4159.0 - General Social Survey: Summary Results, Australia, 2010  
ARCHIVED ISSUE Released at 11:30 AM (CANBERRA TIME) 30/09/2011   
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30 September 2011
Embargoed: 11.30 am (Canberra time)

Most Australians happy with their lives

78% of Australians aged 18 years and over were satisfied with their lives, similar to the 76% who reported being satisfied in 2001, according to figures released today by the Australian Bureau of Statistics' 2010 General Social Survey (GSS). In 2010, 43% were pleased or delighted with their lives, while 34% reported being mostly satisfied. Those who were married (82%), widowed (78%) or never married (76%) were more likely to be satisfied with their lives than those who were divorced (66%) or separated (56%). People who had contact with friends and family outside their household at least weekly were much more likely to be satisfied with their lives (78%) than those who either had no recent contact (33%) or who had no friends or family outside their immediate household (28%).

Most Australian adults (97%) have at least weekly contact with family or friends living outside their household. However, changes in technology are clearly having an impact on how Australians communicate with their friends and family. In 2010 twice as many adults (40%) spent time engaged in Internet social activities compared to 2006 (20%). The proportion of people using Internet services such as email and chat rooms to contact friends and relatives also increased, from 47% to 60%, over the four years. In 2010, the number of people using mobile phone/SMS (14.2 million) to contact friends and family living outside their homes exceeded the number using fixed phone services (13.9 million). While these changes were reflected across all age groups, the decrease in the proportion using fixed phones was most significant amongst 18-24 year olds, with 98% using mobile phone/SMS compared to 67% using fixed phones, down from 79% in 2006.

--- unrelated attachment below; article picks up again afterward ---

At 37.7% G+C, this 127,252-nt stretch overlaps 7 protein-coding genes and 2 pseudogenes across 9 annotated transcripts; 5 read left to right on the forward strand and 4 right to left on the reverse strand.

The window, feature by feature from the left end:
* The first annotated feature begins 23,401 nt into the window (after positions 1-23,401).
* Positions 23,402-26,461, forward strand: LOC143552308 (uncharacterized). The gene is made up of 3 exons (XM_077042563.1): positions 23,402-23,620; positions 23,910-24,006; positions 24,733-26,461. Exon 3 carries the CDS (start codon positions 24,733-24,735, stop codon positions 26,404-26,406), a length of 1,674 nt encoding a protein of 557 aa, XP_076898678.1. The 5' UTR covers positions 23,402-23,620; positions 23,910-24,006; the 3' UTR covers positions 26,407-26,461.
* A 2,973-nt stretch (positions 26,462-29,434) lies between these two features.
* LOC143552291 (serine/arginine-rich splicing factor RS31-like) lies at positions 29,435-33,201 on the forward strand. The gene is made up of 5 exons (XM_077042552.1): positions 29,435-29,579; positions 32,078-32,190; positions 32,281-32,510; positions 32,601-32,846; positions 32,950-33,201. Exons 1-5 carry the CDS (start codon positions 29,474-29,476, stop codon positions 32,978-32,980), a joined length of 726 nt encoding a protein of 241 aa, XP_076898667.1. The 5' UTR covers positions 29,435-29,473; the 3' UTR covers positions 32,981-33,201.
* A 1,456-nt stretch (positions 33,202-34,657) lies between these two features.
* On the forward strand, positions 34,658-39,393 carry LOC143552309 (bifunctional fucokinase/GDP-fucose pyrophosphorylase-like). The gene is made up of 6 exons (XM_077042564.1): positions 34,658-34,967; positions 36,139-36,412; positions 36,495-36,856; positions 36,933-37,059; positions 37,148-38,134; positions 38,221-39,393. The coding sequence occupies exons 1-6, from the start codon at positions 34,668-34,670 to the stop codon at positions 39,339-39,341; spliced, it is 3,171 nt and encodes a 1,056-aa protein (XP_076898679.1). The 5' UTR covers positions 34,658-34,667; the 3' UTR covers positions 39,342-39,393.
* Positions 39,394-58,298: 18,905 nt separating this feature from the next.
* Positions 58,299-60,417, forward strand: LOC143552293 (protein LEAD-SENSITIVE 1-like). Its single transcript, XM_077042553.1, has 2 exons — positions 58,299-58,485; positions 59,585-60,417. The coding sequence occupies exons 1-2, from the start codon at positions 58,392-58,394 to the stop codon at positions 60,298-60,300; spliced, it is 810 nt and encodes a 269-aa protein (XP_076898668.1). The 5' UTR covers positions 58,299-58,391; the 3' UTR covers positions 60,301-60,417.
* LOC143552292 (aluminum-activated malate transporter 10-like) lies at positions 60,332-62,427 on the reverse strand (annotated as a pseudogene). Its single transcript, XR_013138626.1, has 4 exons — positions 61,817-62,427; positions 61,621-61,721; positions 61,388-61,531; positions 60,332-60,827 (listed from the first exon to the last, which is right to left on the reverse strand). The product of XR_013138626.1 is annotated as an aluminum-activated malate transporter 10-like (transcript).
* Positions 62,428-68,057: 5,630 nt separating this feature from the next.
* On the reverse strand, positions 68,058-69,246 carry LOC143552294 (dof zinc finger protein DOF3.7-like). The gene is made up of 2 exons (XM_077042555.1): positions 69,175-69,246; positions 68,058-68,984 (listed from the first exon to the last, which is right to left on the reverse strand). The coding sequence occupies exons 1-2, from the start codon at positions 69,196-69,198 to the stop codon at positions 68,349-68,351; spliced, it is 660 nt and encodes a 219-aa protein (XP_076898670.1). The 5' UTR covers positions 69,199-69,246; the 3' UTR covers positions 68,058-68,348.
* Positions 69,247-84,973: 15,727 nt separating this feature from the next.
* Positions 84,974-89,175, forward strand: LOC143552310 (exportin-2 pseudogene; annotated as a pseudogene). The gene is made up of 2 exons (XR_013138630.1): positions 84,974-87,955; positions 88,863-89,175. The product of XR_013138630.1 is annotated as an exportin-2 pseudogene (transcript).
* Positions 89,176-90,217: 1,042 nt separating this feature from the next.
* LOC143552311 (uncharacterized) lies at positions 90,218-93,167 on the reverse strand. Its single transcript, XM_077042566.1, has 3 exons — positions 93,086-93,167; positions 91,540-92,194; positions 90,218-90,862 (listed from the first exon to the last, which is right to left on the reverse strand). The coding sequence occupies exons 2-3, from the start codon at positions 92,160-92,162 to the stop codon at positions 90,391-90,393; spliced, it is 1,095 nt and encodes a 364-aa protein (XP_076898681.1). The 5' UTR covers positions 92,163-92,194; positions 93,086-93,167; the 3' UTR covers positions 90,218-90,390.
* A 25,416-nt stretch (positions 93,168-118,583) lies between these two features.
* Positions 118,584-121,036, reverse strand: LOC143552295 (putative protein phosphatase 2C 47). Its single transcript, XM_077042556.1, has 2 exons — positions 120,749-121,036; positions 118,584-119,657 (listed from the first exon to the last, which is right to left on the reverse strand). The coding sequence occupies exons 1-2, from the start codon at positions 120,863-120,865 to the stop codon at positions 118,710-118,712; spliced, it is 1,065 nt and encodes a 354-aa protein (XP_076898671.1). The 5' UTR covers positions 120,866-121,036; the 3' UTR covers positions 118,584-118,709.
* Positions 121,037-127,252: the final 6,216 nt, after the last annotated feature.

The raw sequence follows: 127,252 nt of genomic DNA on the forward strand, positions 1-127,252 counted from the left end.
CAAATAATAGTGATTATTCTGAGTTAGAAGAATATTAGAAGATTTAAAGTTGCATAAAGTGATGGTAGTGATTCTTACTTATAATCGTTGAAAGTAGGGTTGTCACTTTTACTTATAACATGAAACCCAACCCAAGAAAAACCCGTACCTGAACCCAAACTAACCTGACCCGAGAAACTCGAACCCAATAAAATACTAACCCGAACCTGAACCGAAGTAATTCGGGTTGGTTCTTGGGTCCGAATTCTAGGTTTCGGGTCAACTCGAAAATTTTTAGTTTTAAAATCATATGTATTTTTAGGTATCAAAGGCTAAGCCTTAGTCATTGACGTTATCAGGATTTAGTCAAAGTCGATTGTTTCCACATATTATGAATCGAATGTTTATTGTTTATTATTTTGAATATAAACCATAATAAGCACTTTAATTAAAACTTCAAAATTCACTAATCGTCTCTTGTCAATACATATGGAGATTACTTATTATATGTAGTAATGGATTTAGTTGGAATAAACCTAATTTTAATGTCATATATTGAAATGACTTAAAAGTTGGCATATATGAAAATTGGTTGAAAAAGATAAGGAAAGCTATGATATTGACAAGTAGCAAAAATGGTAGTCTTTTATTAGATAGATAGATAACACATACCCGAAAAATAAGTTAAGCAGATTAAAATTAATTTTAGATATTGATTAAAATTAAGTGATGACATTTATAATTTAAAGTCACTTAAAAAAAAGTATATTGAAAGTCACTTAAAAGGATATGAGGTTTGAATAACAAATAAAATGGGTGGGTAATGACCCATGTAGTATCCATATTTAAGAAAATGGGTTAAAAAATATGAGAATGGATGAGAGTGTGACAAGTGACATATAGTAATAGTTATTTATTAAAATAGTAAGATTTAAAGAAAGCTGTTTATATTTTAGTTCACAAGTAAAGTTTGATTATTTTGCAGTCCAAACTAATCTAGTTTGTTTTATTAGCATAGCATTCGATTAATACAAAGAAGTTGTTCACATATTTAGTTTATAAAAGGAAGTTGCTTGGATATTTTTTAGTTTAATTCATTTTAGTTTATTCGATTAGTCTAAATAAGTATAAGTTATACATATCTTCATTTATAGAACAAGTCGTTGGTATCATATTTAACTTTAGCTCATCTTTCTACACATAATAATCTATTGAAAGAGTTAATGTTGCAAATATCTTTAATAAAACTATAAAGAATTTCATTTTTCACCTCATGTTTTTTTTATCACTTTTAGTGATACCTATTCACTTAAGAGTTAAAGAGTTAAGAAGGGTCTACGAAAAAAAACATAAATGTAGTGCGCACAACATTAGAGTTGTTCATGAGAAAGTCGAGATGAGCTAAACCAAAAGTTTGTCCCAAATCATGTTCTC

In 2010, almost one third of Australian adults (30%) had problems accessing some type of service. The most commonly reported of these were telecommunications (11%) and doctors (10%). The most frequently cited causes for having difficulties accessing a range of services were having to wait too long/no appointment at the time needed (18%) and poor customer service (13%).

Almost 1 million adults lived in households that had experienced exclusion from accessing a financial service such as a loan or credit card in the year prior to the 2010 survey. On the other hand, over 14 million adults lived in households that had undertaken some sort of financially resilient action, including making regular savings (63%) or following a budget (59%).

There were 251,000 people aged 18 years or over who were estimated to have experienced homelessness in the 12 months prior to their 2010 GSS interview. Just over 1.1 million people had experienced at least one episode of homelessness in the previous 10 years. Of these people, 40% had sought assistance from a service provider while they were homeless. Of the people who sought assistance when they were homeless, most had approached housing service providers. Of the 60% who did not seek assistance from service organisations, most (81%) did not seek assistance because they did not feel they needed it. For the most recent period of homelessness in the past 10 years, 13% were homeless for less than a week. A further 6% were homeless for less than 2 weeks, and another 12% were homeless for less than 4 weeks. However, 22% had spent 6 months or more without a permanent place to live.

The 2010 GSS results show that 6.1 million adults in Australia (36%) had undertaken some form of voluntary work in the year prior to the survey. This figure is about the same as in 2006 (34%) with this year being the International Year of the Volunteer Plus 10.

Further information is available in the General Social Survey, Summary Results, Australia. Available for free download from www.abs.gov.au